Tuesday, July 20, 2010

BONNIE'S KIDS

"Thank God she only had two...."

I've seen the gloriously sordid "prevue" for Arthur Marks' 1973 crime melodrama, BONNIE'S KIDS, on numerous trailer compilations over the years, and thanks to Dark Sky Films, I finally got the opportunity to see the film itself. It wasn't what I expected.

15 year-old Myra (soap opera star Robin Mattson) and her 24 year-old sister Ellie (Tiffany Bolling, KINGDOM OF THE SPIDERS) live with their stepfather Charlie (character actor Leo Gordon, SAVAGE DAWN) in a small town. When Charlie tries to rape Myra one night, Ellie blows him away with a shotgun. They hide the body and then head for San Jose, where they hope their mother's wealthy brother Ben (the great Scott Brady, DESTINATION INNER SPACE, CAIN'S CUTTHROATS) will take them in. As it turns out, he's happy to help "Bonnie's kids," and sets them up in his sprawling home. But Ben's a gangster of sorts, and it isn't long before the girls are embroiled in a caper involving a suitcase holding a half-million bucks, a seemingly dimwitted P.I., and a deadly pair of salt & pepper hitmen.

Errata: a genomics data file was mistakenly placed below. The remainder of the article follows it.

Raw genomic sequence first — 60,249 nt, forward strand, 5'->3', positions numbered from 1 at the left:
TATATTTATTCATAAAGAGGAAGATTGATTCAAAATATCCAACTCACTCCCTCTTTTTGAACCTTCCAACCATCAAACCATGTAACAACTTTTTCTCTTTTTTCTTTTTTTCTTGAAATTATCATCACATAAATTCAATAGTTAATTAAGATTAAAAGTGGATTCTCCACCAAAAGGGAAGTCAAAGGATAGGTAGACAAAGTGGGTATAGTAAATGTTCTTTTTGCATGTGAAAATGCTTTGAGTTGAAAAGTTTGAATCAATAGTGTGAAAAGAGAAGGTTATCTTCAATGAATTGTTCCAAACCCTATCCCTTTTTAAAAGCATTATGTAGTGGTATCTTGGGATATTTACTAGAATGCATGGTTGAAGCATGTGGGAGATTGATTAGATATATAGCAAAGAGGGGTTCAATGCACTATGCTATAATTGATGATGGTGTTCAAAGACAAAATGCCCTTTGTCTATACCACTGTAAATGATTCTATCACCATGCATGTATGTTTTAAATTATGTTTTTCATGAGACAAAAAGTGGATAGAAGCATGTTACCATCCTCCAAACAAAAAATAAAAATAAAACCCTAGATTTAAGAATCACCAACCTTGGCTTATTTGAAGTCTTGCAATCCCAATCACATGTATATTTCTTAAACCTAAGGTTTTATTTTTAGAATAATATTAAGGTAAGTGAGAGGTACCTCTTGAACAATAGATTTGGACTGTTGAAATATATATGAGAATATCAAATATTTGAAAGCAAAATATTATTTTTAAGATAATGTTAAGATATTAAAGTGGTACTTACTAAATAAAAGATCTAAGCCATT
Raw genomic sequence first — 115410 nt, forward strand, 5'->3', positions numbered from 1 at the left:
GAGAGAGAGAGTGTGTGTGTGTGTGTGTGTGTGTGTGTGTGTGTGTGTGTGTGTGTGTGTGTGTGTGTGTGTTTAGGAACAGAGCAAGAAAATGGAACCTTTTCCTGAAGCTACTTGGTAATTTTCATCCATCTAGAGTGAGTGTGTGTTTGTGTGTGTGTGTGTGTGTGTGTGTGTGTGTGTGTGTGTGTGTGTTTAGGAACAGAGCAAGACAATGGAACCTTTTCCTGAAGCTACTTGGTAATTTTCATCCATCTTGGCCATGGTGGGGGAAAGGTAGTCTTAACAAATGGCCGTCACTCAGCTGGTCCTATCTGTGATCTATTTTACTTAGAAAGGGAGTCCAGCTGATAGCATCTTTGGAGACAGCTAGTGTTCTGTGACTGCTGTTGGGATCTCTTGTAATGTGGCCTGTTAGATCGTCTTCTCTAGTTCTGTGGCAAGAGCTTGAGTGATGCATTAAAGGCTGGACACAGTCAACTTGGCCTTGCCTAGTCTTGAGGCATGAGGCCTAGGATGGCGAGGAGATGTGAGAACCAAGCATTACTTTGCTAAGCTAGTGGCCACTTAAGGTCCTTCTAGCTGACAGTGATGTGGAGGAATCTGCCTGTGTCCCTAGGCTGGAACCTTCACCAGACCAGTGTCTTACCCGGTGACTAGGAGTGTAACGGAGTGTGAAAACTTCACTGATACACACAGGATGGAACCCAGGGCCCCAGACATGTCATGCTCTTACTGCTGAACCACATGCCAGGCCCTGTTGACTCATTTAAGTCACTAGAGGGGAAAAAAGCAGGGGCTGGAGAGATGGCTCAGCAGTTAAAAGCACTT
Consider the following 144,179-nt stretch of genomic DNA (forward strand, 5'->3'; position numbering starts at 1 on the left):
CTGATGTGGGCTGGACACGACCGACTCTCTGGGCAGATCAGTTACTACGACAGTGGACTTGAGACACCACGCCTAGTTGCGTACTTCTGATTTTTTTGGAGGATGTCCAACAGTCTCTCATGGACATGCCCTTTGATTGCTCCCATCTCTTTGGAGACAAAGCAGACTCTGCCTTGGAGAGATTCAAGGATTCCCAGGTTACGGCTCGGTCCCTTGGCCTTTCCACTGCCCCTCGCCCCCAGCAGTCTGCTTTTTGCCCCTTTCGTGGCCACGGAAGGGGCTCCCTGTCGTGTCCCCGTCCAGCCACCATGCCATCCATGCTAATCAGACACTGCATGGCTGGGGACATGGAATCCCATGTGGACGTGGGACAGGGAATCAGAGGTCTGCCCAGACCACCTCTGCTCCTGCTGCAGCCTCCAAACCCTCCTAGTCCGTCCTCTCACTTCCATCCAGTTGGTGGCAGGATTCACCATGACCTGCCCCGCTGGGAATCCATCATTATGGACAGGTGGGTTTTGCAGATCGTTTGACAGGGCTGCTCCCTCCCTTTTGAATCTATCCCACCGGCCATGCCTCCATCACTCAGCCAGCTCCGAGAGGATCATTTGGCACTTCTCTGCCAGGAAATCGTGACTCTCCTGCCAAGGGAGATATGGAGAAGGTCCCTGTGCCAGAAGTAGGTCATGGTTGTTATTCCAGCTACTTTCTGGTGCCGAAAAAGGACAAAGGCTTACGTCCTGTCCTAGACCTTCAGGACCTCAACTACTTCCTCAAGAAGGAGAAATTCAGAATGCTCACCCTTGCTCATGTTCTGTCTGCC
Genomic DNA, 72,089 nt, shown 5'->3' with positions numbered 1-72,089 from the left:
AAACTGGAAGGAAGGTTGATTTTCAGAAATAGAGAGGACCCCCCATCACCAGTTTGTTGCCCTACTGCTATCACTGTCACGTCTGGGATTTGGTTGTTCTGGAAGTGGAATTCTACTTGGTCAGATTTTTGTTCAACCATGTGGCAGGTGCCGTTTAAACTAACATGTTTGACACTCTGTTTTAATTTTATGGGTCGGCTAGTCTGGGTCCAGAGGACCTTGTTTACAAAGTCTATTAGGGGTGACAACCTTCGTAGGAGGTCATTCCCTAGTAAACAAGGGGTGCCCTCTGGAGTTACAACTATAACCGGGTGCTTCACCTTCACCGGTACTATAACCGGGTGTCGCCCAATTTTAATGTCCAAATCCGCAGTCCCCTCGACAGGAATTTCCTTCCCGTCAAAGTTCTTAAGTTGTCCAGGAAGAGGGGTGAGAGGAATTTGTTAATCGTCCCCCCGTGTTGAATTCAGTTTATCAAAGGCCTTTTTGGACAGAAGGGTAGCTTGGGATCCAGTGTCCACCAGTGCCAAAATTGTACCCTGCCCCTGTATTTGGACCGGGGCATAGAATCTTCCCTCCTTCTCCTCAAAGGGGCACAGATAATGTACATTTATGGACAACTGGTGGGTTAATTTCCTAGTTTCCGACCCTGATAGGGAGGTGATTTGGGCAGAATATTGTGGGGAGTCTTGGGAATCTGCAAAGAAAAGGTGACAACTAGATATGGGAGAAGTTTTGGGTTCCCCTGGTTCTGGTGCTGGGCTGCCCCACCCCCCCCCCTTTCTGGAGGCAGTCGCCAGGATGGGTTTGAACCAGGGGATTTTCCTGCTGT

A surprisingly well-plotted crime thriller with the requisite amount of nubile skin, sleaze and sex, Arthur Marks' (BUCKTOWN, DETROIT 9000) exploitation classic is not nearly as predictable and formulaic as the trailer had led me to believe. It's actually a genuinely involving melodrama with good performances, a twisty story, and well-realized characters. Both Mattson and Bolling (who had recently graced the pages of Playboy) are sexy and tough, using their sexuality to manipulate the people they get involved with, male and female. The two hitmen, played by Alex Rocco (THE GODFATHER) and NFL running back Timothy Brown (NASHVILLE), are a lot of fun to watch and have great chemistry. The packaging's assertion that they inspired Quentin Tarantino's PULP FICTION duo of Vincent & Jules may be speculative, but I wouldn't dismiss it.

Dark Sky's DVD is flat-out flawless, with an uncut print, spotless 1.85:1 anamorphic widescreen transfer culled from the original 35mm negative, and a crystal clear 2.0 mono soundtrack. The bonus features include a brand-new interview with writer/director Marks, that classic trailer, TV spots, and select isolated music cues.

BONNIE'S KIDS is superior 70s drive-in fare, and Dark Sky's disc is another treasure for cult film fans/collectors. Recommended.

BUY: Bonnie's Kids (Special Edition)